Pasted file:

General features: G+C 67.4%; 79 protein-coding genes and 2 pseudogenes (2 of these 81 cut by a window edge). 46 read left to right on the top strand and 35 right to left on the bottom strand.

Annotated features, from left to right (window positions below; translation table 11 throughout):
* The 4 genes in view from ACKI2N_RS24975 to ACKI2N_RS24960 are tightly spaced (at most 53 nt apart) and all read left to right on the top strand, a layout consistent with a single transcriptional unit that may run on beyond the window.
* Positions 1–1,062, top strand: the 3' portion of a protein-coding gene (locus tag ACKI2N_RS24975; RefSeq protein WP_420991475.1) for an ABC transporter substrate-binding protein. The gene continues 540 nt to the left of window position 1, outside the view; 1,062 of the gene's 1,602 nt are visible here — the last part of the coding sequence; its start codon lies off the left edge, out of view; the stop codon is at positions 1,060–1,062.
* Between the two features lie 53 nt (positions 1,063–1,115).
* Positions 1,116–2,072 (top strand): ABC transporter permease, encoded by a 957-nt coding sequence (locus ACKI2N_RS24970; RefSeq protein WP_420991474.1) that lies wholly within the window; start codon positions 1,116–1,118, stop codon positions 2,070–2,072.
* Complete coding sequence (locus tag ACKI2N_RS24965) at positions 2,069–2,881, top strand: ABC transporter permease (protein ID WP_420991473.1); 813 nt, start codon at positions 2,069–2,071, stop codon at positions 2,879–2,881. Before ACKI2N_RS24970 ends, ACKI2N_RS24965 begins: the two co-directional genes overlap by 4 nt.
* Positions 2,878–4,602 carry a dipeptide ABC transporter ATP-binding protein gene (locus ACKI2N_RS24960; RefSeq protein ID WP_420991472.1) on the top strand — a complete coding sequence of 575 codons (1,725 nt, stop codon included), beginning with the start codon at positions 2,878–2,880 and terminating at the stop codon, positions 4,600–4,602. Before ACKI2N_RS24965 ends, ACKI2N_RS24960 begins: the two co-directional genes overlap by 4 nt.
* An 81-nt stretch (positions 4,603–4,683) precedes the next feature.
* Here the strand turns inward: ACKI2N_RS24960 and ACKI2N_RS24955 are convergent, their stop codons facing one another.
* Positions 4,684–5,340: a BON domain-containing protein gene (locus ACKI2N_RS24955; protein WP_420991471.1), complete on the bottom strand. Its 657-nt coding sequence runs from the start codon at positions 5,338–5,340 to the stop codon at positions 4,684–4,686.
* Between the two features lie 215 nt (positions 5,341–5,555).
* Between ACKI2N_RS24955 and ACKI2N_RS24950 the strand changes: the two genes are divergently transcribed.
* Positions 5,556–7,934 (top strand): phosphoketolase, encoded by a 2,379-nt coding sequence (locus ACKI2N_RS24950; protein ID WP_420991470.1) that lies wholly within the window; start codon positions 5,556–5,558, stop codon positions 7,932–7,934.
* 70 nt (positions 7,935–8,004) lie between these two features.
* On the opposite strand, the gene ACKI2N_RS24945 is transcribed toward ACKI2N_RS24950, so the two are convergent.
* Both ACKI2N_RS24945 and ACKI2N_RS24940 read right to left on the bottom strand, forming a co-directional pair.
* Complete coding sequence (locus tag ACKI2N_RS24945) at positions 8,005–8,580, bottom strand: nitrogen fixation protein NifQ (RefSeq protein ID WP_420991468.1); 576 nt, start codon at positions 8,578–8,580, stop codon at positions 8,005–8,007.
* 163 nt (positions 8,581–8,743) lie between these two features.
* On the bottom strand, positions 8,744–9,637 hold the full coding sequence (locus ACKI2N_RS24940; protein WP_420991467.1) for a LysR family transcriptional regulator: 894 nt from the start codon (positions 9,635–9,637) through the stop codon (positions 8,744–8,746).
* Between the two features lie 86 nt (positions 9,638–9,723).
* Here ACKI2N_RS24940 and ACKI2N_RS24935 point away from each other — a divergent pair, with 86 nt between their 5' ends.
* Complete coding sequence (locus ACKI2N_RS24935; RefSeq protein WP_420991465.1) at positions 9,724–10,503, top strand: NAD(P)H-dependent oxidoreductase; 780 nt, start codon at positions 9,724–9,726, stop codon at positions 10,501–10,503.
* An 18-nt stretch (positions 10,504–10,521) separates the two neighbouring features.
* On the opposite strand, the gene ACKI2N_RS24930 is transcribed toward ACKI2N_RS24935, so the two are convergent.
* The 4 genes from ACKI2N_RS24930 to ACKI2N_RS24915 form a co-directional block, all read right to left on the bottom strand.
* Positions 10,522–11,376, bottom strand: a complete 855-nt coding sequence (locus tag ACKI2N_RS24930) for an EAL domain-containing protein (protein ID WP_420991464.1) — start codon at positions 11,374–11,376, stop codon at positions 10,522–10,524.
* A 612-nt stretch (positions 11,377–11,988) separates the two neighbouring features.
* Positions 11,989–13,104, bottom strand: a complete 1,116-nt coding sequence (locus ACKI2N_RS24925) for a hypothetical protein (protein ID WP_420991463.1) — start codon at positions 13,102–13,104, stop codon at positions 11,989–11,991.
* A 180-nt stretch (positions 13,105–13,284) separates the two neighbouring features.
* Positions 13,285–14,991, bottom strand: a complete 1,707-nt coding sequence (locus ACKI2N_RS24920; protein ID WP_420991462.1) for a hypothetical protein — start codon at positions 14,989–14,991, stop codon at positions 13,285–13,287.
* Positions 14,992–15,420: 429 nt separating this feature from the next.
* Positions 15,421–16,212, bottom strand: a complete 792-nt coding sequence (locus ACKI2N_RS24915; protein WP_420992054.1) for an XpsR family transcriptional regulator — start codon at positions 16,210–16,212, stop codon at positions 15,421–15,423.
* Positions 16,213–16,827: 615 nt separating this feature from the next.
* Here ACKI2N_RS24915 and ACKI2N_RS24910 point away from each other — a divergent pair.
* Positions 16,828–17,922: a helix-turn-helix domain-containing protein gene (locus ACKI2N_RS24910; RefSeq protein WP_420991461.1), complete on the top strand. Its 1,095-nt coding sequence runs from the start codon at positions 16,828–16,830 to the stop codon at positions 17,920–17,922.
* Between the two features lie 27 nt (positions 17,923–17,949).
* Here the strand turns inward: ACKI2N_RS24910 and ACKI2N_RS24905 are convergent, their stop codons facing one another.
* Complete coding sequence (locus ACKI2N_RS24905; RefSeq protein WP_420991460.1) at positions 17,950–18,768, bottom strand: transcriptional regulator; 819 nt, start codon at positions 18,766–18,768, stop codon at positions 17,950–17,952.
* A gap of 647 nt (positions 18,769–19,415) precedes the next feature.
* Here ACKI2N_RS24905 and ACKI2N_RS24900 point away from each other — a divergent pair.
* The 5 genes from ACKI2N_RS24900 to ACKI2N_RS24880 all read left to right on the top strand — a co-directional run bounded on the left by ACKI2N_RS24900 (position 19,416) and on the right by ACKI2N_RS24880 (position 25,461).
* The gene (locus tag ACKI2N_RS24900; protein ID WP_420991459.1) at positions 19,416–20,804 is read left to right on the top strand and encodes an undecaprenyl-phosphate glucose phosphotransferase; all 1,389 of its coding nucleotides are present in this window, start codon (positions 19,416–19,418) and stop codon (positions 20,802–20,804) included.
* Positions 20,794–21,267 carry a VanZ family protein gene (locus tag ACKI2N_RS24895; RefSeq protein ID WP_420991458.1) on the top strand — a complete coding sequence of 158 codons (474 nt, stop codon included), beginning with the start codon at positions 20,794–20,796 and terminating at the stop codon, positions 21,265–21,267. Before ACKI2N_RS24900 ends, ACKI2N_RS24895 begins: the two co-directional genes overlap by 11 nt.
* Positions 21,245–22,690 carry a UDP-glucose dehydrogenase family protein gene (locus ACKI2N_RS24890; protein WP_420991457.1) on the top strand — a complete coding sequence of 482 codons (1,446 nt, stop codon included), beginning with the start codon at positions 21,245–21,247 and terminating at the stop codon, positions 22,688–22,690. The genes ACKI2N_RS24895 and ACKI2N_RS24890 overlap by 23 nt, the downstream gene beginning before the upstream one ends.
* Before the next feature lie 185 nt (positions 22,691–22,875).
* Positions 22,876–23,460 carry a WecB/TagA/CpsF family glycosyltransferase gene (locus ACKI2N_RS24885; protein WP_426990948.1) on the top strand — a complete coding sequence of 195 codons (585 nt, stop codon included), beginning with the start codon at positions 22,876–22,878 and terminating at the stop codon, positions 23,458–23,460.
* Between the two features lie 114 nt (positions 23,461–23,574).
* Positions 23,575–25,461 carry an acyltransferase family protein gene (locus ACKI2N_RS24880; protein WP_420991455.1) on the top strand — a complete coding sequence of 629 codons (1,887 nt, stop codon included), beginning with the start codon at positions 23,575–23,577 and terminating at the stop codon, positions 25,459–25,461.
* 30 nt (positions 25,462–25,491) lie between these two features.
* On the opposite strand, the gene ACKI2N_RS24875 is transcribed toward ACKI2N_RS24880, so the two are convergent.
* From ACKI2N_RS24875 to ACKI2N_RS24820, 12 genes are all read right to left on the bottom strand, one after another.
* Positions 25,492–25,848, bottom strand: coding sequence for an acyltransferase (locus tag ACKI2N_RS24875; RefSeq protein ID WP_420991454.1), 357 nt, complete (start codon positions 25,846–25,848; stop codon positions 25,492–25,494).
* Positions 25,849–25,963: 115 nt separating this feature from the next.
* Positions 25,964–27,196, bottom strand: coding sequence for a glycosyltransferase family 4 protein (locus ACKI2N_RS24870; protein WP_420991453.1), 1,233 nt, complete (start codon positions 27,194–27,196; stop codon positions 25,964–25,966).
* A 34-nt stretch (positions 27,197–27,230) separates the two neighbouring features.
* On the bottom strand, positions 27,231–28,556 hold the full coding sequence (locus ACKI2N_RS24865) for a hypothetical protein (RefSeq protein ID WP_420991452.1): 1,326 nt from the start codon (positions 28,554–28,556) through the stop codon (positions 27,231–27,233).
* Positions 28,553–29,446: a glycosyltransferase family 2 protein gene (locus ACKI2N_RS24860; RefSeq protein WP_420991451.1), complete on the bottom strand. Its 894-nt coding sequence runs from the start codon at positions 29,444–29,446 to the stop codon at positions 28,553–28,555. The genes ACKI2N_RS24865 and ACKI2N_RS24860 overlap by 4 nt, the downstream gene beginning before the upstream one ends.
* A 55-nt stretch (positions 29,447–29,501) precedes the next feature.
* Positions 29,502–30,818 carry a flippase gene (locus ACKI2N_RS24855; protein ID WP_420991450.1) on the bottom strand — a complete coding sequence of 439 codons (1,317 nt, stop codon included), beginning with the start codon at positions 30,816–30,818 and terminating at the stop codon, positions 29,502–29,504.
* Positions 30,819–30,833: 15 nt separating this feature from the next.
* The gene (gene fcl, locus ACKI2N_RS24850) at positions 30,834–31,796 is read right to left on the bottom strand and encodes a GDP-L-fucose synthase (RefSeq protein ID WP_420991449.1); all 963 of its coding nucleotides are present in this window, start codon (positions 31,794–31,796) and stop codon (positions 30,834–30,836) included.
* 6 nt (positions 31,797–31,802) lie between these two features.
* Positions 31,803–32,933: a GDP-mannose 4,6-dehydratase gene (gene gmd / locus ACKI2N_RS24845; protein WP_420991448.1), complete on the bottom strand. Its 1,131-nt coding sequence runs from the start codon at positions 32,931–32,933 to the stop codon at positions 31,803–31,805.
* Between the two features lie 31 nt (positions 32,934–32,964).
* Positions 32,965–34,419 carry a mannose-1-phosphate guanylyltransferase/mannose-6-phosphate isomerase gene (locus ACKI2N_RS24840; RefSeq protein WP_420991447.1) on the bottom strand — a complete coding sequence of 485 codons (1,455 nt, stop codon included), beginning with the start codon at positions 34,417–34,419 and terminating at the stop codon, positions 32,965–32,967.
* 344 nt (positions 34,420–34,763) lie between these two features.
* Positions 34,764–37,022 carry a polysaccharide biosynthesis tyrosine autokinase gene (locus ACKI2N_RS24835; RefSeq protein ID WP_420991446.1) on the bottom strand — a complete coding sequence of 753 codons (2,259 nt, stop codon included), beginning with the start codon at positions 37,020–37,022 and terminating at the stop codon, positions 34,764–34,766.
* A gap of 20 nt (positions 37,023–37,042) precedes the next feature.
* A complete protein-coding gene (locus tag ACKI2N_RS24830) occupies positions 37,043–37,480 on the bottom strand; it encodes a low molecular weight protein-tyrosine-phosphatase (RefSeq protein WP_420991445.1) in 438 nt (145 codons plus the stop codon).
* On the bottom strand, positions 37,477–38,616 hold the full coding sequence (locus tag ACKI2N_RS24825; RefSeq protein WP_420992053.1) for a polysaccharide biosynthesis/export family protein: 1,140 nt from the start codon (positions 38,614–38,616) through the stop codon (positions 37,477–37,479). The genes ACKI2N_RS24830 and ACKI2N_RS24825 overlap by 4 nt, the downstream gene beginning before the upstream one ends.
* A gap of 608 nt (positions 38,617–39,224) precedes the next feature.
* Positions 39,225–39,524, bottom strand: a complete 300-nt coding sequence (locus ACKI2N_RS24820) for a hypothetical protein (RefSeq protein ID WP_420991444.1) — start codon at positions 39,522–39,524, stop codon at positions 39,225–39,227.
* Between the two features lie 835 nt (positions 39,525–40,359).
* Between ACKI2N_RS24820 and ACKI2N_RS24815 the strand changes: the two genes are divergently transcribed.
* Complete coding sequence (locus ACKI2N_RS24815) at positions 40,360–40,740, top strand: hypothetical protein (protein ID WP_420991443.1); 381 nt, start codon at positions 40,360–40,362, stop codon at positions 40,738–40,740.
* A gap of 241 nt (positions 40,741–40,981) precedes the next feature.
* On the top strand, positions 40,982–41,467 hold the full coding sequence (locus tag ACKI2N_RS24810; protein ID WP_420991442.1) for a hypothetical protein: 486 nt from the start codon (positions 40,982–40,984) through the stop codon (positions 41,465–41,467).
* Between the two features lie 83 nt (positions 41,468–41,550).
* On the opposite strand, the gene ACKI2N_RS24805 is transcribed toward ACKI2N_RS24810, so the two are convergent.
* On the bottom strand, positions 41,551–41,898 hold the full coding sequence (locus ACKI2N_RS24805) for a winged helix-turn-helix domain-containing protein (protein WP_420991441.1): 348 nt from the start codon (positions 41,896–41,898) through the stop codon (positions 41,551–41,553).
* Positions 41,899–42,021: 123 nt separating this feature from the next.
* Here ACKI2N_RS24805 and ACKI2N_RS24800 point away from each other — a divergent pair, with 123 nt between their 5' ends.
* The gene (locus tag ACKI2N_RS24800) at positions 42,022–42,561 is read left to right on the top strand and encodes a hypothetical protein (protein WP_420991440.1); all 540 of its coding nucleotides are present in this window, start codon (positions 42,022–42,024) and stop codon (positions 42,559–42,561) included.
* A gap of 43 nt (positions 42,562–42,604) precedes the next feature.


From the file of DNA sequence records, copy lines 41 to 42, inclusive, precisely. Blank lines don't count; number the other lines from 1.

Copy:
* Here ACKI2N_RS24905 and ACKI2N_RS24900 point away from each other — a divergent pair.
* The 5 genes from ACKI2N_RS24900 to ACKI2N_RS24880 all read left to right on the top strand — a co-directional run bounded on the left by ACKI2N_RS24900 (position 19,416) and on the right by ACKI2N_RS24880 (position 25,461).